Technology and Fine Arts
10-12 All-County Band
High School All-County Choir
Pictured (l-r): Kyra Salinkas and Gabe Whitney
7-9 All-County Band
Pictured front (l-r): Kelly Saroka, Cassandra Pinataro, Jenny Dyer, and
Sam Beston. Back (l-r): Claire Stocum, Chris Roberts, and Seth Hall
Middle School All-County Choir
Pictured (l-r): Anastasia Rusnak, Ethan Stocum, and Katey Church
6th and 8th-grade All-County Band
Pictured front (l-r): Claire Costello, Katie Hibbard, and Kylie Gilroy.
Back (l-r): Braden Burns, Michael Sehr, and Sean Wood.
Pictured front (l-r):Thomas Bongiorno, Anthony Schultz, and Madison
Hamlin. Back (l-r): Kaiyu Tio (8th), Jennifer Rudy, Skylar Flanagan, Ethan
Howell, and Josephine Kaminsky (8th).
Technology and Fine Arts
CFTV Makes Learning Experience Out of the Mundane
For decades, students have heard the morning announcements over the public address system at the beginning
of the day. Today, our CFTV crew takes the announcements and turns them into a morning news show and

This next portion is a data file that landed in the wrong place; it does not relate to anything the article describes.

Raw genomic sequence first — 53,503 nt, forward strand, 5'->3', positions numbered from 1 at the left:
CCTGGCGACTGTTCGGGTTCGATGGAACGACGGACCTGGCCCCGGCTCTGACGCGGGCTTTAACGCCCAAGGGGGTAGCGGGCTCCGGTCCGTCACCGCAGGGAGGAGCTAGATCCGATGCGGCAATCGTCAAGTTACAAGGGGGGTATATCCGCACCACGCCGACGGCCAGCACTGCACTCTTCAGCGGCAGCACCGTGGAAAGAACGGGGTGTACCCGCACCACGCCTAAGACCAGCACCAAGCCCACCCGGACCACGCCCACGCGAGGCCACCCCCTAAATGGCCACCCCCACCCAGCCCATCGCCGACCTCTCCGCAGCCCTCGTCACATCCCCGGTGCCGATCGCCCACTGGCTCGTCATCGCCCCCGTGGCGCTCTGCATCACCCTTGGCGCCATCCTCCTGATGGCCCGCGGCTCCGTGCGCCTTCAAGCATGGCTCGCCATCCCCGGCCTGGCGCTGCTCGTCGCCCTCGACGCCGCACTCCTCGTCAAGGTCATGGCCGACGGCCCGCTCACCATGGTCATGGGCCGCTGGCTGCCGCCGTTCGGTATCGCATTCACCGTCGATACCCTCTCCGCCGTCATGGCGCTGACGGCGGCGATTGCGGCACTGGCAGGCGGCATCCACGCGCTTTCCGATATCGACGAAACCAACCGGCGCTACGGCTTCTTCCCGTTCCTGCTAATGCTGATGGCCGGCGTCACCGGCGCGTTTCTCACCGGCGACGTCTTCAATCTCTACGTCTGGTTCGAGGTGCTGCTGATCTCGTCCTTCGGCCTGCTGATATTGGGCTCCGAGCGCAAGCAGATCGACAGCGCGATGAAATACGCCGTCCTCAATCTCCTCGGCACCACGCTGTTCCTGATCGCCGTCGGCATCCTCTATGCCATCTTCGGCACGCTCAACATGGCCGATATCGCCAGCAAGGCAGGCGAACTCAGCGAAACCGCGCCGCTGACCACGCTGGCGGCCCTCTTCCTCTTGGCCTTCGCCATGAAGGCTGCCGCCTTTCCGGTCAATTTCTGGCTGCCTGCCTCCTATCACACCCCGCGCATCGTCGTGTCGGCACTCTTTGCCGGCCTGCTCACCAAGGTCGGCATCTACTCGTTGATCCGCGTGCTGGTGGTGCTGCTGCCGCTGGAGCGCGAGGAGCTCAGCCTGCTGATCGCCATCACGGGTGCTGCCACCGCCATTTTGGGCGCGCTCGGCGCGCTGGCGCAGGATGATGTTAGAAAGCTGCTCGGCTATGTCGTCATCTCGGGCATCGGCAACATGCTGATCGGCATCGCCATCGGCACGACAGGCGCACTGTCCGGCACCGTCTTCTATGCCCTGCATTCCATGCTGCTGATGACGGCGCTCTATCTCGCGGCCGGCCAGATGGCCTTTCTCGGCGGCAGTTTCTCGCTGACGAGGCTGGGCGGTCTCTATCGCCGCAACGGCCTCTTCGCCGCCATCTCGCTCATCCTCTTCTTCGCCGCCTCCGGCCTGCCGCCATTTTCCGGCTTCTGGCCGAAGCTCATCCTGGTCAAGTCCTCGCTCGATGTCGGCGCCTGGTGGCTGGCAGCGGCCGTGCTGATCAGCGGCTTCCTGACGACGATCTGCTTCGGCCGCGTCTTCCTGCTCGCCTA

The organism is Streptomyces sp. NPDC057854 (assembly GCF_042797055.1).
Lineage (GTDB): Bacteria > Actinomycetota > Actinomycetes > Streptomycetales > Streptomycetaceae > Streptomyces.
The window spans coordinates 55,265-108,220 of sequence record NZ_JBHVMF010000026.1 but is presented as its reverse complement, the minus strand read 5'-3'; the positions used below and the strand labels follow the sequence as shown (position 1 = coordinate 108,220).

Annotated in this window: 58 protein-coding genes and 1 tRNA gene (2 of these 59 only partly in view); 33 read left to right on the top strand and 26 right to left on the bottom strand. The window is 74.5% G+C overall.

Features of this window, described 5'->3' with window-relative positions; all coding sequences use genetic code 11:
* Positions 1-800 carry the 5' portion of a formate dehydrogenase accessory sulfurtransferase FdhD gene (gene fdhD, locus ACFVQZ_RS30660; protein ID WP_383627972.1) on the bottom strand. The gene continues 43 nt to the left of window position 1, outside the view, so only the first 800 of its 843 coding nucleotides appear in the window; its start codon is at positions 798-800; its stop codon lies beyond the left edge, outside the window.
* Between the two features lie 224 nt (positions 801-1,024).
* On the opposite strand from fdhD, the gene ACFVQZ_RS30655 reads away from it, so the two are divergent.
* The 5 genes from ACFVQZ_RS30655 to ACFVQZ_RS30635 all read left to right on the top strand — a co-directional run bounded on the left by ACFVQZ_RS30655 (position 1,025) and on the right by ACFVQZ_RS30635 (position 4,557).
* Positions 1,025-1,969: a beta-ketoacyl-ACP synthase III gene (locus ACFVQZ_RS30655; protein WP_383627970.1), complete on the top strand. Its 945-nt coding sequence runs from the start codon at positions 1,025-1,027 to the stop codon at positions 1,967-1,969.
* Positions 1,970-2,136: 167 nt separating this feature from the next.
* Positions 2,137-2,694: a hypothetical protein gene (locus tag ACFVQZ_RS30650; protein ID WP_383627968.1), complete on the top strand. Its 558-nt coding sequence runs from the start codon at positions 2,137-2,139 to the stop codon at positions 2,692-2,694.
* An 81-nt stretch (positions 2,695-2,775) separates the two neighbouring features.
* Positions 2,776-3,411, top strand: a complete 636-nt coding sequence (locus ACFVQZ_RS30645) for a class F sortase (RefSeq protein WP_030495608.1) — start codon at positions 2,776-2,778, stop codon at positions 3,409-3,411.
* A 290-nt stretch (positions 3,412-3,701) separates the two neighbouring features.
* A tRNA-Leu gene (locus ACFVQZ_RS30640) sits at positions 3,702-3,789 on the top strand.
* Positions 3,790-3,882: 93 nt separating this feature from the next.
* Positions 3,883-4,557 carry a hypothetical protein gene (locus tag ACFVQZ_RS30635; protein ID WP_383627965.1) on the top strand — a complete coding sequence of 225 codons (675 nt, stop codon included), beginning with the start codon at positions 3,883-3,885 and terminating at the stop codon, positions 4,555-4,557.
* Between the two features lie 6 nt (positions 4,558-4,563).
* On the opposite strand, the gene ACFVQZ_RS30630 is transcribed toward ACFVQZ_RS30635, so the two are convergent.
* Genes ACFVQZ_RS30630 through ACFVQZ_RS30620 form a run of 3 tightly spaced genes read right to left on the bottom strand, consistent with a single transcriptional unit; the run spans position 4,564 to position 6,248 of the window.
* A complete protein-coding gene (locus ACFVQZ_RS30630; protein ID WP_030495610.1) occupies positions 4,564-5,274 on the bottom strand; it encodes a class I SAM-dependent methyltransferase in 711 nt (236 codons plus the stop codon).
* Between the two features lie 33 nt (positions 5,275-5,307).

broadcasts the program on our HS Cube and high school Web pages.
Announcements are filmed and edited by a
team of seven high school students a day in
advance, uploaded to our HS Cube Web page, and
embedded on the high school Web page. Teachers
turn on their projector and click on the link each
morning to watch.
Teachers send announcements to Keith Rosko,
the high school art teacher and technology
specialist, who loads them into the teleprompter
for the anchors, Antonia Lobacz and Chris
Roberts, to read. Aside from the general
announcements, special segments such as sports
with James Dyer, and weather with Garrett
Krisko, are also aired. More segments are in the
works for production, including interviews with
Pictured: Chris Roberts and Victoria Markham prepare to broadcast.
Parents and community members can watch the